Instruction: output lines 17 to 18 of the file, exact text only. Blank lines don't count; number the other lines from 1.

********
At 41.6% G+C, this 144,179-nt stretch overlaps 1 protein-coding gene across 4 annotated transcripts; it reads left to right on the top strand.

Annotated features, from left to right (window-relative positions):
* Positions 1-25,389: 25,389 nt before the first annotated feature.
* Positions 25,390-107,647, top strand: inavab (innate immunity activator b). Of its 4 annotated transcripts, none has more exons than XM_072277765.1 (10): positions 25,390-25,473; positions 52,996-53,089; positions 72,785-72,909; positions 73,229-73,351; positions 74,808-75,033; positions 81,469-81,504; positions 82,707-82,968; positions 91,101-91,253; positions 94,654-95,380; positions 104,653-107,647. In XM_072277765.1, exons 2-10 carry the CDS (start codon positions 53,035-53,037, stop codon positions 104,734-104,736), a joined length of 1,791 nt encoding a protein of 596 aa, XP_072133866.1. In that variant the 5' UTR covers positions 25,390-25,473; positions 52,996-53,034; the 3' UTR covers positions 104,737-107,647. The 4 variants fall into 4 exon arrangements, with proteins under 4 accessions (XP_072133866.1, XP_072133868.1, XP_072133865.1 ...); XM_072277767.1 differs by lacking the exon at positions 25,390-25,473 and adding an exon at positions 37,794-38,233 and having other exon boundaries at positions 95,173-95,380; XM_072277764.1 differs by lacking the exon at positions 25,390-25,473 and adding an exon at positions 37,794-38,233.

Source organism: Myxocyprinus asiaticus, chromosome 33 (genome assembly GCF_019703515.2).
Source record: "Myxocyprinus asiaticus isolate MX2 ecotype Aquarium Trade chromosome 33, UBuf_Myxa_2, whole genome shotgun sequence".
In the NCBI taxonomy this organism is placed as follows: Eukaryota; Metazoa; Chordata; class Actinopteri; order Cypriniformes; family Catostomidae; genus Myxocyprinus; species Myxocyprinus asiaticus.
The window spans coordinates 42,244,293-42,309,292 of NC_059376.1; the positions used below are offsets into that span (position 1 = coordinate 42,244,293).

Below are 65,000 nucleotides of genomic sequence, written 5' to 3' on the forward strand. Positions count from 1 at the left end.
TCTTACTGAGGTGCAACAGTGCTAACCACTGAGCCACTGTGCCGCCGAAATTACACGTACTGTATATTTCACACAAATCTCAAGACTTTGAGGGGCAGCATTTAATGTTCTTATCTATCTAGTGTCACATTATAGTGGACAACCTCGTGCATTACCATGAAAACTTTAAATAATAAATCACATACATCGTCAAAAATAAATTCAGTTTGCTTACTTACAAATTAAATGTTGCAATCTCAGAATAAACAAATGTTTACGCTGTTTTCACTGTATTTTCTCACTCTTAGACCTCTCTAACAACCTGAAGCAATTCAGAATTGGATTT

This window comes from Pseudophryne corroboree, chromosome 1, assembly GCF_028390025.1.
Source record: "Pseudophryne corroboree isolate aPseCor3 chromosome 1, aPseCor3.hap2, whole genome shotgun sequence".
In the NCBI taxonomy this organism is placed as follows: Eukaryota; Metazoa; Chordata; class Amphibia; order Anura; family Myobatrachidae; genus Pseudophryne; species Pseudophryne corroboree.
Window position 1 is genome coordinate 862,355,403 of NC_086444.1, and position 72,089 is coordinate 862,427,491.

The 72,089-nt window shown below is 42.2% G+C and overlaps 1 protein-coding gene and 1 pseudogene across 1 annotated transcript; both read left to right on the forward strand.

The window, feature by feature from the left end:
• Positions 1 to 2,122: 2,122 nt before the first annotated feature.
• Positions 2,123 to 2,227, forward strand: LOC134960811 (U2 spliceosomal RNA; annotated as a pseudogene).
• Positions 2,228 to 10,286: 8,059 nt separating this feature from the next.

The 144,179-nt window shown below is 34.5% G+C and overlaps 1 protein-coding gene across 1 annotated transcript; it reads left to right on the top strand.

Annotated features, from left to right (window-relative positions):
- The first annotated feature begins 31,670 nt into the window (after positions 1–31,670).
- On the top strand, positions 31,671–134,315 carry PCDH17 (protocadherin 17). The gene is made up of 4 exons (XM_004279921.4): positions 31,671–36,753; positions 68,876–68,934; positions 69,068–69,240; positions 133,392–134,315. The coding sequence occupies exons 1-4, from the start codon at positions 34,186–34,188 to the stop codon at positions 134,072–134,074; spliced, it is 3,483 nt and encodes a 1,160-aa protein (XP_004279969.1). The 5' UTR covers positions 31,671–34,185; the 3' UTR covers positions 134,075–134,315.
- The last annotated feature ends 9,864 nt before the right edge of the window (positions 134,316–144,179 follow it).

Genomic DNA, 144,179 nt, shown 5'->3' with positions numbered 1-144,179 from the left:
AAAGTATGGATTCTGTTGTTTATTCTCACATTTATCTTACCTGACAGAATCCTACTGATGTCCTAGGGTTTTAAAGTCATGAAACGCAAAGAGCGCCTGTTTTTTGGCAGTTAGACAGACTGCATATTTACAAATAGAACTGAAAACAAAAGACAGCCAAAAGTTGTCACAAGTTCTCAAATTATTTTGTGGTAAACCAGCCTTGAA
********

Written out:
• Positions 1 to 2,122: 2,122 nt before the first annotated feature.
• Positions 2,123 to 2,227, forward strand: LOC134960811 (U2 spliceosomal RNA; annotated as a pseudogene).